Mark: I think that is a loser mentality. There is nothing more that frustrates me when people who say, "Yeah, lets pack it in and look to next year." I will tell you one thing is for certain, those players on that football team aren't thinking that way. They have a whole lot more invested in this than Joe Bleacher does. These guys have given their blood, sweat and tears into rebuilding this football program. The seniors' sand is running out of their hourglass. This isn't a time to "look to build for the future." Go out there and compete and finish the season on a strong note. There are still a whole lot of games on this schedule to win. Be a man, look yourself in the mirror and go compete and play. Continue to play the guys who give you the best chance to win.
Looking to the future is for spring ball.
Deems: The Tar Heels are 4-3, and sure, they will not play for the ACC Championship, but they can still improve the record from last year and go to a nice bowl. Consciously or unconsciously be damned, put your best 22 on the field (regardless of age) that; a) are not scared of any opponent especially the "vaunted Hokies, and their wonderful Beamerball," b) play every down like it's their last, c) fly around and knock people out, and d) don't go into the tank if things go wrong out there. If they do that they will win out, if not, they won't win another game.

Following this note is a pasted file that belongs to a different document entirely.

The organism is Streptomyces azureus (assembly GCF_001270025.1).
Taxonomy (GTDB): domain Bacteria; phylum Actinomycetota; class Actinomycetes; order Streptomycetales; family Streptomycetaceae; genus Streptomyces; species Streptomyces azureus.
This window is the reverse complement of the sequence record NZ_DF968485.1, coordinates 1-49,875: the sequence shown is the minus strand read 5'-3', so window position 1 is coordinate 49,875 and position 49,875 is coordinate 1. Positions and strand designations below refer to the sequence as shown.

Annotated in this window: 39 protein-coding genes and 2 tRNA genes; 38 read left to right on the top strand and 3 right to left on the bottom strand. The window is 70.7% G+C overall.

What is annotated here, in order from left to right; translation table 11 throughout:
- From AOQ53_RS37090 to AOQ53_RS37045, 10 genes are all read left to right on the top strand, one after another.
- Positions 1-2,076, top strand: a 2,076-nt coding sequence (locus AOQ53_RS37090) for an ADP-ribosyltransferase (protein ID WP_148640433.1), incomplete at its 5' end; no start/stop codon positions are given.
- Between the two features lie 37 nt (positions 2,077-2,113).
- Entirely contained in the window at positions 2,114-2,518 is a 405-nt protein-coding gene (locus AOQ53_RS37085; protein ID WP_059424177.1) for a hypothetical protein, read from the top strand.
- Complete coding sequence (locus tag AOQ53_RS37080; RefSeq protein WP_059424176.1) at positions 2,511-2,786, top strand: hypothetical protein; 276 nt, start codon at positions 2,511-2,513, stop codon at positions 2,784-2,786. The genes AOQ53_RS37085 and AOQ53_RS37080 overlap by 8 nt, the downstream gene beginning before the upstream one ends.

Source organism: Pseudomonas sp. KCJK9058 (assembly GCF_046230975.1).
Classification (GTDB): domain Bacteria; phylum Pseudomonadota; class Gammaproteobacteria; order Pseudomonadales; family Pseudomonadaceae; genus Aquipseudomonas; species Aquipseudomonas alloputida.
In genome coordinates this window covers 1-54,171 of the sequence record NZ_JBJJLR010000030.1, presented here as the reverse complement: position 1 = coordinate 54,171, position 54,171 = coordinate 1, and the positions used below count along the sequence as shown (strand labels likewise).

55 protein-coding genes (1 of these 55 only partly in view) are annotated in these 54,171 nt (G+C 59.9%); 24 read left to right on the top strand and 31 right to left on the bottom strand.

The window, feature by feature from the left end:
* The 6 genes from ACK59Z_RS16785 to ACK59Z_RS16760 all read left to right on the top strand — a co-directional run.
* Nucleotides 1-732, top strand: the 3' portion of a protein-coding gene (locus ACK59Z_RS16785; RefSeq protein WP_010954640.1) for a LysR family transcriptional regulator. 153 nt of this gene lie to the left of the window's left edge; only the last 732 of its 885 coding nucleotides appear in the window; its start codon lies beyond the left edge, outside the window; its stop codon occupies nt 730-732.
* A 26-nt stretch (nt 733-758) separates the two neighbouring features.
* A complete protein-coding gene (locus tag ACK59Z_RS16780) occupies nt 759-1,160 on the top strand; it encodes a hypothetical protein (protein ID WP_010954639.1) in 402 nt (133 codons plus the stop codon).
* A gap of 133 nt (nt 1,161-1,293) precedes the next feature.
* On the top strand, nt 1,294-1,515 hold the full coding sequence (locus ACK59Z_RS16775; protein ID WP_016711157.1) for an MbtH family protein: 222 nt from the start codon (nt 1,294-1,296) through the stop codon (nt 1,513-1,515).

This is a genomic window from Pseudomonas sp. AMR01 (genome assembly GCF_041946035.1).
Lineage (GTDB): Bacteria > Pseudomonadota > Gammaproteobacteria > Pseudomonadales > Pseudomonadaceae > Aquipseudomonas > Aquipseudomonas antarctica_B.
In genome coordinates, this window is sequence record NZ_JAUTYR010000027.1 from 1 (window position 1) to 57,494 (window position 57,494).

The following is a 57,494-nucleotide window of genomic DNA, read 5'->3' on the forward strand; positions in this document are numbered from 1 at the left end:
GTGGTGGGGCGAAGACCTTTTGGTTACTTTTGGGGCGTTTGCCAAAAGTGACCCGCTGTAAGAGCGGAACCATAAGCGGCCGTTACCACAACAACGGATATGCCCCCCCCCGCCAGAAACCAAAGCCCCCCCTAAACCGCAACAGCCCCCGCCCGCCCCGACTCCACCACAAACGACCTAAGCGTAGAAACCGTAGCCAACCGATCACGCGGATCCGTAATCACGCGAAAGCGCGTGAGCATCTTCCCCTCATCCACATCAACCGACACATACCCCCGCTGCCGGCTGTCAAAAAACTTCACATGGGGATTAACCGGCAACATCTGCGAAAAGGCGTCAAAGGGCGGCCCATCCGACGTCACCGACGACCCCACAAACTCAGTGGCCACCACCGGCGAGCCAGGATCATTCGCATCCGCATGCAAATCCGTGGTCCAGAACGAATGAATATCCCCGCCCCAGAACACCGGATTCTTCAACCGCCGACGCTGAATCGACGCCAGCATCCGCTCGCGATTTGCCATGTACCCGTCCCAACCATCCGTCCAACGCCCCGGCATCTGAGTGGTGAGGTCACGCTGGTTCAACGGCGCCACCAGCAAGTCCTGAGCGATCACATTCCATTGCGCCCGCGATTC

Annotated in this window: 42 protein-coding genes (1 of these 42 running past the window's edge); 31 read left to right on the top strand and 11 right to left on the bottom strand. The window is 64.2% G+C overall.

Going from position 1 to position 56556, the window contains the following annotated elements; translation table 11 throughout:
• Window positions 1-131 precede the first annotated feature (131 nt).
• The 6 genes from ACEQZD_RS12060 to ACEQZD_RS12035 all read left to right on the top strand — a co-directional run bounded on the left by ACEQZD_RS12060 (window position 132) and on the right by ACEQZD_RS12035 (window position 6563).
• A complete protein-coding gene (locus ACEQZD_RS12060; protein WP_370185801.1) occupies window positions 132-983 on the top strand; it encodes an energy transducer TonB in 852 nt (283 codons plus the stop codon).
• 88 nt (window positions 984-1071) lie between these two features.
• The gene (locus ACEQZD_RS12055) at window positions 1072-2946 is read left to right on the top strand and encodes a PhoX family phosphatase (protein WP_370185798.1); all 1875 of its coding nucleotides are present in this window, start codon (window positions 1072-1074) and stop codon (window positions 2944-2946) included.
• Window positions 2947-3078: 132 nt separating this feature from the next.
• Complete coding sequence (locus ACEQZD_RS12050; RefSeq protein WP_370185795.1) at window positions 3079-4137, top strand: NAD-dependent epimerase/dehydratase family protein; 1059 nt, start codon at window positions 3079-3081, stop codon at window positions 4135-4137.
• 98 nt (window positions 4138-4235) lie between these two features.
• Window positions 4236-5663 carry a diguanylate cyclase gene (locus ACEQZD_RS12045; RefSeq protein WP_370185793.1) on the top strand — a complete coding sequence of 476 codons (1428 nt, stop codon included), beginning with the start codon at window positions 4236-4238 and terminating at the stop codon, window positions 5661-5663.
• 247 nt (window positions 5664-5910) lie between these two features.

Buck: Deems, during your first playing year at UNC, 1988, you were involved as a quarterback with a team and staff that changed who the starting quarterback was almost on a weekly basis. With T.J. Yates struggling the way he has in recent weeks, what are the pros and cons of making a change at quarterback at this point of the season?